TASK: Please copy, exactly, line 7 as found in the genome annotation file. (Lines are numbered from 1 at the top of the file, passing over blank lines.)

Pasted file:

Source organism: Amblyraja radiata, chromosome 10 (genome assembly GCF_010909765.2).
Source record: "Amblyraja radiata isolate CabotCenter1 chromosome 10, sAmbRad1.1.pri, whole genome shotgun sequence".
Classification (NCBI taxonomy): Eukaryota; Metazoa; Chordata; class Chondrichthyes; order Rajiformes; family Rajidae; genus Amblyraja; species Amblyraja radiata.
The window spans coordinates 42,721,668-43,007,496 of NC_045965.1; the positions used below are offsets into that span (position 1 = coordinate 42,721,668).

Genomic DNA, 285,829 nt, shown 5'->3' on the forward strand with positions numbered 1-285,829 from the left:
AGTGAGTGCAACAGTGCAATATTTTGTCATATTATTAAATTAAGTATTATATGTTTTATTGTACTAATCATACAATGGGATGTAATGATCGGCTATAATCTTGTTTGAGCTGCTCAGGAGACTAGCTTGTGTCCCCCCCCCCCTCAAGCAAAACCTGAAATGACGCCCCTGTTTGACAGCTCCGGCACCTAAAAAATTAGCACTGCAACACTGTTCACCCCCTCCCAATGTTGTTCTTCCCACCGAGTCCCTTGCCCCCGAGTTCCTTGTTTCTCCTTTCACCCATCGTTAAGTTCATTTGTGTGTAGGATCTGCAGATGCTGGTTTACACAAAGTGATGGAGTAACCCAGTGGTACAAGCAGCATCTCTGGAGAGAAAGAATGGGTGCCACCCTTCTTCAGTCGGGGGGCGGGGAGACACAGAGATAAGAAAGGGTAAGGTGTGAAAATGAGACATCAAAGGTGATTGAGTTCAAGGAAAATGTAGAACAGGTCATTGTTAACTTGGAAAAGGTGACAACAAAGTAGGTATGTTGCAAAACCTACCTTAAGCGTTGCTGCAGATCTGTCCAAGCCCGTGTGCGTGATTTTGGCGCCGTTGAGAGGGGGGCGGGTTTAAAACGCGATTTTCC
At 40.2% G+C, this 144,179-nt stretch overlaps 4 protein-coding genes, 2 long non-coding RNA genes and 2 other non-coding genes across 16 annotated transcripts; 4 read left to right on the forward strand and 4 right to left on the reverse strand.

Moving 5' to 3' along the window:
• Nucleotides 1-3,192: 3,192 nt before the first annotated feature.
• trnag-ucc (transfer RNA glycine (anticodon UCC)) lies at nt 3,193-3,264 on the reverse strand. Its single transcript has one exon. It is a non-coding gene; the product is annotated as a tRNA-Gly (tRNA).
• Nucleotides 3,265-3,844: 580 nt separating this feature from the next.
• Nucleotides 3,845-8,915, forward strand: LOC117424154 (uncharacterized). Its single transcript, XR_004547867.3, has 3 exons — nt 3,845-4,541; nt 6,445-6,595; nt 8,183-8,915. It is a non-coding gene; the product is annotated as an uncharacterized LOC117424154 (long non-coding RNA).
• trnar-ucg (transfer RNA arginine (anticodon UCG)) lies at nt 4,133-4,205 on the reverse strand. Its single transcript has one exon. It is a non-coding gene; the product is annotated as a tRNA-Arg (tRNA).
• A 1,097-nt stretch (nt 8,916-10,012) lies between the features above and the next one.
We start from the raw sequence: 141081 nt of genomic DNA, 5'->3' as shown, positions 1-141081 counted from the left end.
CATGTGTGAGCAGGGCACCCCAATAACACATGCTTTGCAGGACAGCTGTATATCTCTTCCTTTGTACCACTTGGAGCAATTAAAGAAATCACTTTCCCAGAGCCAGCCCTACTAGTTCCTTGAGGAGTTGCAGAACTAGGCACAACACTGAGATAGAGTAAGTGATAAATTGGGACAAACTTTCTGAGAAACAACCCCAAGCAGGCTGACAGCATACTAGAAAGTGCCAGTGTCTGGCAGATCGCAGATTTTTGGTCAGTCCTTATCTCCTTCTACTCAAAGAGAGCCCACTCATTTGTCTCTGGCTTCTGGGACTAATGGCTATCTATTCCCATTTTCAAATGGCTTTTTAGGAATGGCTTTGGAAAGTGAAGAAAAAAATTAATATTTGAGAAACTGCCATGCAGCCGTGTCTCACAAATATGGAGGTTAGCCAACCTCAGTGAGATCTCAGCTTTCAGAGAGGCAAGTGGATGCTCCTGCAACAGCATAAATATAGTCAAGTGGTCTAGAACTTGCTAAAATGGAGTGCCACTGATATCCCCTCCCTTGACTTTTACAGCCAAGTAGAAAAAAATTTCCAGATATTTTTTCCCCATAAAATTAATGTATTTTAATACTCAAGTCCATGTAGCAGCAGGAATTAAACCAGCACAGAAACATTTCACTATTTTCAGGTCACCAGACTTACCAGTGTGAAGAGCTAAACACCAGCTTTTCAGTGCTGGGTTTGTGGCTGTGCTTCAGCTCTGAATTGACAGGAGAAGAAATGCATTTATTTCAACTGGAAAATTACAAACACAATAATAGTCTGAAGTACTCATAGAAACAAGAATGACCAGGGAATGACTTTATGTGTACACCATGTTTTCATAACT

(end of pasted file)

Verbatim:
At 40.2% G+C, this 144,179-nt stretch overlaps 4 protein-coding genes, 2 long non-coding RNA genes and 2 other non-coding genes across 16 annotated transcripts; 4 read left to right on the forward strand and 4 right to left on the reverse strand.